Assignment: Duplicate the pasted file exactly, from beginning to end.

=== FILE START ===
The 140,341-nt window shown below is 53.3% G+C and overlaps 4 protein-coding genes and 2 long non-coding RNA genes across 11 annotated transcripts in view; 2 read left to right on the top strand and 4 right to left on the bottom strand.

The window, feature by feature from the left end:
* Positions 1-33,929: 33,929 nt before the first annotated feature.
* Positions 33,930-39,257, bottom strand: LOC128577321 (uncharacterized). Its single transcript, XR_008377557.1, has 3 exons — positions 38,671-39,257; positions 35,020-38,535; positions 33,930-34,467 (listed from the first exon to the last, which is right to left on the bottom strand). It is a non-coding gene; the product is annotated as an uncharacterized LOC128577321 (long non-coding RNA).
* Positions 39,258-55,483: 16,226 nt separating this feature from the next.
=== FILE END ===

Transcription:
The 140,341-nt window shown below is 53.3% G+C and overlaps 4 protein-coding genes and 2 long non-coding RNA genes across 11 annotated transcripts in view; 2 read left to right on the top strand and 4 right to left on the bottom strand.

The window, feature by feature from the left end:
* Positions 1-33,929: 33,929 nt before the first annotated feature.
* Positions 33,930-39,257, bottom strand: LOC128577321 (uncharacterized). Its single transcript, XR_008377557.1, has 3 exons — positions 38,671-39,257; positions 35,020-38,535; positions 33,930-34,467 (listed from the first exon to the last, which is right to left on the bottom strand). It is a non-coding gene; the product is annotated as an uncharacterized LOC128577321 (long non-coding RNA).
* Positions 39,258-55,483: 16,226 nt separating this feature from the next.